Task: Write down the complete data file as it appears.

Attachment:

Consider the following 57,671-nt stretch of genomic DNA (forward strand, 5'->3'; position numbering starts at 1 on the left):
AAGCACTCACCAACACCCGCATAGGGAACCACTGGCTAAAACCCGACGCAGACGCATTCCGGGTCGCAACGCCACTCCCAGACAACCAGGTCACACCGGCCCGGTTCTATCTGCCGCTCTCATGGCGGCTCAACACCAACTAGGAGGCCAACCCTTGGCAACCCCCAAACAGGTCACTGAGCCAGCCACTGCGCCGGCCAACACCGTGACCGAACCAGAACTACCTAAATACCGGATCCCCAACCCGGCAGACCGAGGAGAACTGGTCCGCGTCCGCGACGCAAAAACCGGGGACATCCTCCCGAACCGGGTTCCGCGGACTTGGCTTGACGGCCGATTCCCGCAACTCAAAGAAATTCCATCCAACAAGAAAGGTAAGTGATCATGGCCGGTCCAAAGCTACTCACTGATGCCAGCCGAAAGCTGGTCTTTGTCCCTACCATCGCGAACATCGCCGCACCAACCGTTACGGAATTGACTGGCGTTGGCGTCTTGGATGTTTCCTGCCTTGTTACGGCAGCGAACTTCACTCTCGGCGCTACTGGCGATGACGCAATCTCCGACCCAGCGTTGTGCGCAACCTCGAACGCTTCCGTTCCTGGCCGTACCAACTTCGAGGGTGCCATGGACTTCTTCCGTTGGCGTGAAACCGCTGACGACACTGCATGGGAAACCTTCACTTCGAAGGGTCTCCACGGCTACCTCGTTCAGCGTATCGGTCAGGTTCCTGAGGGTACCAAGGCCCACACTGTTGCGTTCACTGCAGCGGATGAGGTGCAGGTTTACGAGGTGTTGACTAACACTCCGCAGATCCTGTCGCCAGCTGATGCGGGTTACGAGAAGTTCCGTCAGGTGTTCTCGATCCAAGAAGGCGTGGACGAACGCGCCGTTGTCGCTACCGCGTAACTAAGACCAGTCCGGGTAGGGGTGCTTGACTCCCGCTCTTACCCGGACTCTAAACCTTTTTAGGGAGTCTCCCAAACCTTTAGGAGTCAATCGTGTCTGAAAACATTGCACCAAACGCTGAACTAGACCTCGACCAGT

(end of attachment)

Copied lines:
Consider the following 57,671-nt stretch of genomic DNA (forward strand, 5'->3'; position numbering starts at 1 on the left):
AAGCACTCACCAACACCCGCATAGGGAACCACTGGCTAAAACCCGACGCAGACGCATTCCGGGTCGCAACGCCACTCCCAGACAACCAGGTCACACCGGCCCGGTTCTATCTGCCGCTCTCATGGCGGCTCAACACCAACTAGGAGGCCAACCCTTGGCAACCCCCAAACAGGTCACTGAGCCAGCCACTGCGCCGGCCAACACCGTGACCGAACCAGAACTACCTAAATACCGGATCCCCAACCCGGCAGACCGAGGAGAACTGGTCCGCGTCCGCGACGCAAAAACCGGGGACATCCTCCCGAACCGGGTTCCGCGGACTTGGCTTGACGGCCGATTCCCGCAACTCAAAGAAATTCCATCCAACAAGAAAGGTAAGTGATCATGGCCGGTCCAAAGCTACTCACTGATGCCAGCCGAAAGCTGGTCTTTGTCCCTACCATCGCGAACATCGCCGCACCAACCGTTACGGAATTGACTGGCGTTGGCGTCTTGGATGTTTCCTGCCTTGTTACGGCAGCGAACTTCACTCTCGGCGCTACTGGCGATGACGCAATCTCCGACCCAGCGTTGTGCGCAACCTCGAACGCTTCCGTTCCTGGCCGTACCAACTTCGAGGGTGCCATGGACTTCTTCCGTTGGCGTGAAACCGCTGACGACACTGCATGGGAAACCTTCACTTCGAAGGGTCTCCACGGCTACCTCGTTCAGCGTATCGGTCAGGTTCCTGAGGGTACCAAGGCCCACACTGTTGCGTTCACTGCAGCGGATGAGGTGCAGGTTTACGAGGTGTTGACTAACACTCCGCAGATCCTGTCGCCAGCTGATGCGGGTTACGAGAAGTTCCGTCAGGTGTTCTCGATCCAAGAAGGCGTGGACGAACGCGCCGTTGTCGCTACCGCGTAACTAAGACCAGTCCGGGTAGGGGTGCTTGACTCCCGCTCTTACCCGGACTCTAAACCTTTTTAGGGAGTCTCCCAAACCTTTAGGAGTCAATCGTGTCTGAAAACATTGCACCAAACGCTGAACTAGACCTCGACCAGT